## Events

 MUG 2024Montreal, Canada 22-27 September, 2024 Singapore SeminarSingapore June 26, 2024
More

## News

More

Marginal values – the additional profit to be made of a constraint is relaxed – are one of the benefits of optimizing planning problems with Linear Programming as they can help us understand the economic drivers of the solution. Refinery planning models are normally written with a balance row for each hydrocarbon material being tracked. As equality rows they are always constraining and so we can see a marginal value for each stream – but what exactly do they mean when thinking about refinery operations? Stream rows are in the general form of adding up all the ways of acquiring a material balanced against the sum of all the ways of using it.  In GRTMPS we use the convention that inputs are negative and consumptions are positive, so a generic description could be

Sell + Transport out + into Inventory + feed Unit +  Blend component - Buy  – Transport in – from Inventory – Unit rundown – Blended = 0

The Marginal Value on a constraint indicates how much the objective value would change with a 1 unit relaxation of the RHS.   If the limit  on this equation changed from 0 to 1, you would be able to use one more barrel (or tonne or m3 – whatever your model primary quantity unit is) of the stream than you actually had and this is how much the value of the solution would increase.   Mathematically this value derives from the sum of the incentives on the variables in the equation that would be able to change their activity if the RHS were changed.  However, if we are thinking about the physical world I find it useful to think of it as “the money I could make if someone walked up to the refinery gate and delivered a barrel full of X to use however I wanted.”

My goal is to make as much money as possible out of this freebie, but I have to respect the limitations of the ongoing operations – represented by the rest of the solution to the model.  Consider, for example, the marginal value on a final product that is worth selling.

If there is no constraint on the sales option, then the marginal value is equal to the sales price.  You give it to me and I sell it.  Simple.

But suppose that the amount sold is already at maximum.  I can’t just sell my free extra barrel, so I have to look for other options.  What is the next best thing to do?  If there is a secondary market, then the free barrel could be sold through that channel, and the marginal value will be equal to that lower price.
If that secondary market is at another location then the marginal value will be equal to the price at that location, less the cost of getting it there.
So the transport cost must be \$0.50/BBL.  Note that the marginal value of the stream at the second location is still equal to its price.  If you were given the free barrel there, rather than at the refinery, then you would be able to sell it without paying to move it.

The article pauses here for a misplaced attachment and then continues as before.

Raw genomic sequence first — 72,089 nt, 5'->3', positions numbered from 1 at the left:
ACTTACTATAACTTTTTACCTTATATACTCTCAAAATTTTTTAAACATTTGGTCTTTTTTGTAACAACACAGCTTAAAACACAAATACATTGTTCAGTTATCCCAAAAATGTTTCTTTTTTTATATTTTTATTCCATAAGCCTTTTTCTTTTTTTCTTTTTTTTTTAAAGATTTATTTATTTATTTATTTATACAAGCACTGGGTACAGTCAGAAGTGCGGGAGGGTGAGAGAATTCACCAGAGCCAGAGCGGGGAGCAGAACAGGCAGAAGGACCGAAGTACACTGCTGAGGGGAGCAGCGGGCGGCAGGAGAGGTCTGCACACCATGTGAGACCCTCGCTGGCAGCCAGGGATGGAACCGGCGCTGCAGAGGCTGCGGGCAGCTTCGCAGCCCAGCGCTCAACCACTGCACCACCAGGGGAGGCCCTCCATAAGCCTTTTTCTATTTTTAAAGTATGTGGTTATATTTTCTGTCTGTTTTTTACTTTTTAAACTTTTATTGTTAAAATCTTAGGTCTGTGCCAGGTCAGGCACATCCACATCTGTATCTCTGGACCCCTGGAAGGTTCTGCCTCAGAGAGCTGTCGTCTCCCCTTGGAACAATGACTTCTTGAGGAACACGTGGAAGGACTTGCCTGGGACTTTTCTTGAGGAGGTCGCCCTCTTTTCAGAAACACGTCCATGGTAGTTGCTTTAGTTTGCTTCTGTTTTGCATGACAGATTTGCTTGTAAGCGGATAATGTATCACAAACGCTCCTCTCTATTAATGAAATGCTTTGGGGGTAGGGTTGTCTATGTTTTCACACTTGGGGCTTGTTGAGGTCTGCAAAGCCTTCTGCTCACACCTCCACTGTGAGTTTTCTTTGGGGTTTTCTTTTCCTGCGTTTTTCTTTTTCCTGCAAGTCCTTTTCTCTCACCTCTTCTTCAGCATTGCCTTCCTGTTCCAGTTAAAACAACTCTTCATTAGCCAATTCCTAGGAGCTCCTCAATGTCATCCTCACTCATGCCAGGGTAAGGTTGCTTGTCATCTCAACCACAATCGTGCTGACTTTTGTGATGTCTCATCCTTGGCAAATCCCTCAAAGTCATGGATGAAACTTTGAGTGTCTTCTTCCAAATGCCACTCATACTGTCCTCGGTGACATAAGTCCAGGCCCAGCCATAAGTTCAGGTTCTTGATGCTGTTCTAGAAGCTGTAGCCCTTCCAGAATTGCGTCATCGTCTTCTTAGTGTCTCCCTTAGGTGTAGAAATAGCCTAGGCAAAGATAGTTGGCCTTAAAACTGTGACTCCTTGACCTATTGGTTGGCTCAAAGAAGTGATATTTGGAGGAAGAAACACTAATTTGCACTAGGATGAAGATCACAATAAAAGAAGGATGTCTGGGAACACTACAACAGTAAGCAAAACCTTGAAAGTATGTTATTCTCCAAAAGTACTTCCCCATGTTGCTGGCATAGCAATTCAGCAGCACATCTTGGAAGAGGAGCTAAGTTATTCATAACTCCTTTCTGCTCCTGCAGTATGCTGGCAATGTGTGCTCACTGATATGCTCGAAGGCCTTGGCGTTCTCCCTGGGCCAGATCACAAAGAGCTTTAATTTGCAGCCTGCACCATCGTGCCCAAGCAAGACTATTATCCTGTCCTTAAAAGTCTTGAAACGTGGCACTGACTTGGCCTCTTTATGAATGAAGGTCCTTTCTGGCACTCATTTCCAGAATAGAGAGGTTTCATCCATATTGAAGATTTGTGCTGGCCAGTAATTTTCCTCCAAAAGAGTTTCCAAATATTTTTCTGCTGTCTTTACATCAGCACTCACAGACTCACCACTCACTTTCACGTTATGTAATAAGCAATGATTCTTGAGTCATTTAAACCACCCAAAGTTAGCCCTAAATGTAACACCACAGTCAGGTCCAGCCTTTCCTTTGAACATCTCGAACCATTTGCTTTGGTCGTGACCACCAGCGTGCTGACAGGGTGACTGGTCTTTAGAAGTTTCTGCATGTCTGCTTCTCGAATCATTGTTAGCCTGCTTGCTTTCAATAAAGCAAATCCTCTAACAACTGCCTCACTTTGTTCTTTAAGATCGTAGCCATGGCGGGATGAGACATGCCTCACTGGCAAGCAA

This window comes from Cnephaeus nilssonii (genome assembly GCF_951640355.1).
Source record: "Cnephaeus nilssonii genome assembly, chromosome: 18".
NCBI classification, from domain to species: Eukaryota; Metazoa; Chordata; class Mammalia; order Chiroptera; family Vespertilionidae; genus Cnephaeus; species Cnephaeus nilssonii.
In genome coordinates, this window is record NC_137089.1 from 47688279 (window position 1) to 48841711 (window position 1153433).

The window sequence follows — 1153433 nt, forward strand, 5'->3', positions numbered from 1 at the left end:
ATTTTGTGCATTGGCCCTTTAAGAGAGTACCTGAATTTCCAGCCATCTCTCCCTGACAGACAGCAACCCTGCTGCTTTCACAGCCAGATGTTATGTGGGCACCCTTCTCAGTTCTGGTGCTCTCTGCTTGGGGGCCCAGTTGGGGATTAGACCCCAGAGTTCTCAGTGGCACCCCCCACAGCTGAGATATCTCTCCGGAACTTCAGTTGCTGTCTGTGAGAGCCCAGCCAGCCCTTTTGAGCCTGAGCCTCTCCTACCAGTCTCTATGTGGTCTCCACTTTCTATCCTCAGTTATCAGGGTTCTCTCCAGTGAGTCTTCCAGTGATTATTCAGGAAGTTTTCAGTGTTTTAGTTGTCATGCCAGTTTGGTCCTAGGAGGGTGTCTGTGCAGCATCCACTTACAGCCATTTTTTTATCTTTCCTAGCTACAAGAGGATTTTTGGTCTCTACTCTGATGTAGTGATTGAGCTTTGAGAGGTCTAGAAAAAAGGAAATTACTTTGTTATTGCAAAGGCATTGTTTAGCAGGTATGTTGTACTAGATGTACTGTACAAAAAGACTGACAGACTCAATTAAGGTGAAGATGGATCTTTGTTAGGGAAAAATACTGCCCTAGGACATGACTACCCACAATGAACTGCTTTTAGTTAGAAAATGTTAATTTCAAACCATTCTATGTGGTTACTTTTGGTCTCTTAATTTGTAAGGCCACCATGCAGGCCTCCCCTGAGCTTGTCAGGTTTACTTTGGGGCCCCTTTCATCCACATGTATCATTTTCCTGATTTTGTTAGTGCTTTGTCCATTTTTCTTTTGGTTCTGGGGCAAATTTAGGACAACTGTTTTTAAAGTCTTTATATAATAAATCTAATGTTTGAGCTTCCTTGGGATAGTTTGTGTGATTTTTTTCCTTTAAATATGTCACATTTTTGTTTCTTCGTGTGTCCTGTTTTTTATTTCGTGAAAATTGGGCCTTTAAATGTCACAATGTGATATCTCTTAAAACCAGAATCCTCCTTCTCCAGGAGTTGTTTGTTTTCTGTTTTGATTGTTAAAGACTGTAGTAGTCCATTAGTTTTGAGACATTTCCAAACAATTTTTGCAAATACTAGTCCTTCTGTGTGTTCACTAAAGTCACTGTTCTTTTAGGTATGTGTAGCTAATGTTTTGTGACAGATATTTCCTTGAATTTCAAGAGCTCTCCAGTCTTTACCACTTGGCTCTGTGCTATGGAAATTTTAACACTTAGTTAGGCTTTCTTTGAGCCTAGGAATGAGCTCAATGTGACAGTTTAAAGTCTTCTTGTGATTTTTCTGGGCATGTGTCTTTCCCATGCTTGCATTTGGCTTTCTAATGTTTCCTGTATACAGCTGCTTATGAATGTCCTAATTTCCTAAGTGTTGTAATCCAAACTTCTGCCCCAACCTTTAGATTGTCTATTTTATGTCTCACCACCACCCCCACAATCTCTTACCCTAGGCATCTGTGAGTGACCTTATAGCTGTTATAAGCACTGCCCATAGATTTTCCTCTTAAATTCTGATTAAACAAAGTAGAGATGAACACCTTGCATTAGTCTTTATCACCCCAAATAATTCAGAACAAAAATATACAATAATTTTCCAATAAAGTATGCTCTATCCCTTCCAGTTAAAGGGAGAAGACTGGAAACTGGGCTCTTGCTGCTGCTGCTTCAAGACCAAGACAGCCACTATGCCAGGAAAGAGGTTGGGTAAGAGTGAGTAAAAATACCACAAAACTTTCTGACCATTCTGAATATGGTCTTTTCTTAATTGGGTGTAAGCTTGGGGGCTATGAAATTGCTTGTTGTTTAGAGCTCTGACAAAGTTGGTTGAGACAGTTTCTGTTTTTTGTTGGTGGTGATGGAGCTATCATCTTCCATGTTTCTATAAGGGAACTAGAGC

If I have no other profitable direct disposals, however, then the next best thing will be to substitute the free barrel of product for one that was blended.  That recovers the components to do something else with.    In this case the components could be diverted to the premium gasoline product, as that sale is not hitting a limit – but the marginal value will not be equal to the premium price.
The marginal value is considerably lower than the price of either product.   I’m no longer earning a whole extra barrel’s worth of revenue.  Now my free gasoline is worth at most the delta between the cost of making that last barrel of regular and the premium sale price.

The connection between the premium price and the marginal value for regular can easily be demonstrated.  Raise the premium price and the marginal value on the regular goes up as well.
However, there isn't a one-to-one switch between the two grades.  Some additional components must be added to raise the octane, and this will have a cost, or some of the low octane components diverted to other uses, reducing the amount sold as premium.

If there are no available profitable uses for a component, then the next best thing for it may be backing out unit throughputs to save processing costs, diverting feeds to other uses, and so on, possibly back to reducing feed purchases.   In this sort of situation, the marginal value is effectively a reflection of the cost of producing the last barrel of product.
This is also why in an unconstrained sale opportunity the quantity sold balances at the point where the marginal value equals the sales price.   If it cost less than that to make it, you would sell more, and if it cost more than that to make it, you would sell less.

Clearly, the marginal values on a stream depend on both the prices in the model and the constraints that are limiting in the solution.  If you have forced an activity to a certain level, for example, or added a feasibility purchase or sale, then you must bear these in mind when interpreting a marginal value.

The same sort of analysis can be applied to the crudes that you purchase and the intermediate streams that pass between units and become blend components.   How well do you understand the next best options in your planning problem?   Try predicting where a free bit of something should go, then give it to the model and see if you were right.

Thanks to Doug Keene, Fábio Oliveira, Nuno Braz and Pedro Alves for their questions about stream MVs

From Kathy's Desk, 20th June 2018.

and the pictures updated to be in focus 5th May 2019